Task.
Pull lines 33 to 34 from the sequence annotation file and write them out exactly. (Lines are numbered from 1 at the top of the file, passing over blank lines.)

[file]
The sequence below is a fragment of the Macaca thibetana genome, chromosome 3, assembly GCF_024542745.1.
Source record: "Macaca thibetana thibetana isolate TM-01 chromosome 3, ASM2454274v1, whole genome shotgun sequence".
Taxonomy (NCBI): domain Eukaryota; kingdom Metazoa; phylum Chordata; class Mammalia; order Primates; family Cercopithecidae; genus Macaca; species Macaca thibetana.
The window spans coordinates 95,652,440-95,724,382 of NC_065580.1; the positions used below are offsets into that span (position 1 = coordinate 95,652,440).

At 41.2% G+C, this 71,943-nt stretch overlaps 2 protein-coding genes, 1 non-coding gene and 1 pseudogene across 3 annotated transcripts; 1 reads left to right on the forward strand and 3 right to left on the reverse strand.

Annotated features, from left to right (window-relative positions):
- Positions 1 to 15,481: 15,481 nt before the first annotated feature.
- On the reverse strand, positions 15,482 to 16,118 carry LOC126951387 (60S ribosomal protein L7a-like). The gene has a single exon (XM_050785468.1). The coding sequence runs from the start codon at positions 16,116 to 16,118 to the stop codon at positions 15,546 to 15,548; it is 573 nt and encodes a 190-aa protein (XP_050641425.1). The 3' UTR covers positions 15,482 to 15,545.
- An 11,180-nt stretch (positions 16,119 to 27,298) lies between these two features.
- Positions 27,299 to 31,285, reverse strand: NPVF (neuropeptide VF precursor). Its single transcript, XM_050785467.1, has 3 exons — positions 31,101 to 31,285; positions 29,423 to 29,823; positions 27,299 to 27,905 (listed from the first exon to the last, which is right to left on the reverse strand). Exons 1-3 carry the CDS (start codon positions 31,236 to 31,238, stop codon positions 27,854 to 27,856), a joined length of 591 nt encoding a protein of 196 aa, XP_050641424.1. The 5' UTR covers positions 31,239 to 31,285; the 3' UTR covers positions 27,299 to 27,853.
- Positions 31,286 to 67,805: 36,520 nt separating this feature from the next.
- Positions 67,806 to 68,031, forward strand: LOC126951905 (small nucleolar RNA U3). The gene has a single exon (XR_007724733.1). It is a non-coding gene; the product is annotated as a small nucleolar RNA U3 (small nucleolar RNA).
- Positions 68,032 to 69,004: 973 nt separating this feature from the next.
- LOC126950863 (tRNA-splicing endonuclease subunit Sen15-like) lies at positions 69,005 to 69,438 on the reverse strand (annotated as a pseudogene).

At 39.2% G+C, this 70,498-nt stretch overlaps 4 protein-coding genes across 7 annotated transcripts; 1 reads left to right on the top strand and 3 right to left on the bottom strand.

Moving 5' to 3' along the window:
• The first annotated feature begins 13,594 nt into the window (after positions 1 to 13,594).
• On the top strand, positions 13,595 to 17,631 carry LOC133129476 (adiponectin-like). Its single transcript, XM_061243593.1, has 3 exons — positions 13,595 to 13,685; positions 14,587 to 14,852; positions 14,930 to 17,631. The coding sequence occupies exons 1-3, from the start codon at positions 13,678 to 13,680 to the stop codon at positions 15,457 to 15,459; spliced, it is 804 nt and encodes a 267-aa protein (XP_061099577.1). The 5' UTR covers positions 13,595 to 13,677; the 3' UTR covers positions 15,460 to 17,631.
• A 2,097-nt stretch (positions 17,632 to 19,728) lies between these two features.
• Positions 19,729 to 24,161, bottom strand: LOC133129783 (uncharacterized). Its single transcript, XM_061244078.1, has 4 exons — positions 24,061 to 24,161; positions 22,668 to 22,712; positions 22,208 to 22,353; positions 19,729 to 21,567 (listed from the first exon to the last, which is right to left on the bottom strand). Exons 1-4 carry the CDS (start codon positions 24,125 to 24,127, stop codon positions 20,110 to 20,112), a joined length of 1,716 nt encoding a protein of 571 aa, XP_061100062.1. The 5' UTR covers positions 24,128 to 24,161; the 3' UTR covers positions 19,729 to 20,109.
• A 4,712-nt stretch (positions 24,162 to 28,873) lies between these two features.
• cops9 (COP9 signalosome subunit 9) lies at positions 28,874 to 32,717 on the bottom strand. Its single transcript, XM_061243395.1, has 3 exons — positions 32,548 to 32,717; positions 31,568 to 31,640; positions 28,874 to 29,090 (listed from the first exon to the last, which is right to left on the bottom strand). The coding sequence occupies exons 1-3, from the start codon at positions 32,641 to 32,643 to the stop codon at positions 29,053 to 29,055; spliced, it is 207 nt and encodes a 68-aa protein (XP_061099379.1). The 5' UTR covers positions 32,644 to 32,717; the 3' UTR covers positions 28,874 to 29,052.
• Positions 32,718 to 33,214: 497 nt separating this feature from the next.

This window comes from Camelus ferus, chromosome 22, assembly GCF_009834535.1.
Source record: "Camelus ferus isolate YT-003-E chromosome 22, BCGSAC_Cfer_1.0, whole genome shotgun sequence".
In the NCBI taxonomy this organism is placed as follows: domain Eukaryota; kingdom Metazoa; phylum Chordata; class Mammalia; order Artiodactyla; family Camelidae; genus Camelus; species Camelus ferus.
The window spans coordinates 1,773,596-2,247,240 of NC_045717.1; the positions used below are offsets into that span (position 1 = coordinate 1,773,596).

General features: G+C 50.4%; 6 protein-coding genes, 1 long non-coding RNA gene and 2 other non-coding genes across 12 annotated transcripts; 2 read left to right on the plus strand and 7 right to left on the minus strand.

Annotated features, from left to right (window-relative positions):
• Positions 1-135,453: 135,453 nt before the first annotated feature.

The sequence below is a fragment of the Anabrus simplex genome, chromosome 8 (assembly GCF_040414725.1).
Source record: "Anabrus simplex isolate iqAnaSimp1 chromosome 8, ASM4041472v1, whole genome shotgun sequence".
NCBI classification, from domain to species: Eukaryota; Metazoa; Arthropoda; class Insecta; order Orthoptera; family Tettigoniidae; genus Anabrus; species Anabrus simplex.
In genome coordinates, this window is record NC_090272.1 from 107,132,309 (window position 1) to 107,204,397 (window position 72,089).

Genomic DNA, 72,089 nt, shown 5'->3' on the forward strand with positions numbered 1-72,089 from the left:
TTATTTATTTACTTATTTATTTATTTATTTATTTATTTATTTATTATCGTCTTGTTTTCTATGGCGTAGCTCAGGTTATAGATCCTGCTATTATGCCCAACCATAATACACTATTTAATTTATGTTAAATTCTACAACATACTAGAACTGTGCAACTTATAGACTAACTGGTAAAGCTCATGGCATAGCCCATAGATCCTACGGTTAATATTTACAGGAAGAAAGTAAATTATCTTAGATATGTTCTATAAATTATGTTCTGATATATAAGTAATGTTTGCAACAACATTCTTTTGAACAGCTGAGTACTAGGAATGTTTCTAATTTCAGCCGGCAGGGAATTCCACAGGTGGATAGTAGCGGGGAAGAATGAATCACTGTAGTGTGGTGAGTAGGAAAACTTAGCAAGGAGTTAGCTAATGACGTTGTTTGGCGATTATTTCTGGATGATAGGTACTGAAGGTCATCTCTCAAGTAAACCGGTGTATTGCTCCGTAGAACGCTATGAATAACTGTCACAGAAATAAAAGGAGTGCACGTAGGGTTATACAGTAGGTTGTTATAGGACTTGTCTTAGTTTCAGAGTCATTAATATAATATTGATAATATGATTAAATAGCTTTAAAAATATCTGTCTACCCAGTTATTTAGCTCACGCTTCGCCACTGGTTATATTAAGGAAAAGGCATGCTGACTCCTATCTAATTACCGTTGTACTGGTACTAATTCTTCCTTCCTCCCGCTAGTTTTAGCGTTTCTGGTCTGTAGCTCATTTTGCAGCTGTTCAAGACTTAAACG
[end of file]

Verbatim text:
NCBI classification, from domain to species: Eukaryota; Metazoa; Arthropoda; class Insecta; order Orthoptera; family Tettigoniidae; genus Anabrus; species Anabrus simplex.
In genome coordinates, this window is record NC_090272.1 from 107,132,309 (window position 1) to 107,204,397 (window position 72,089).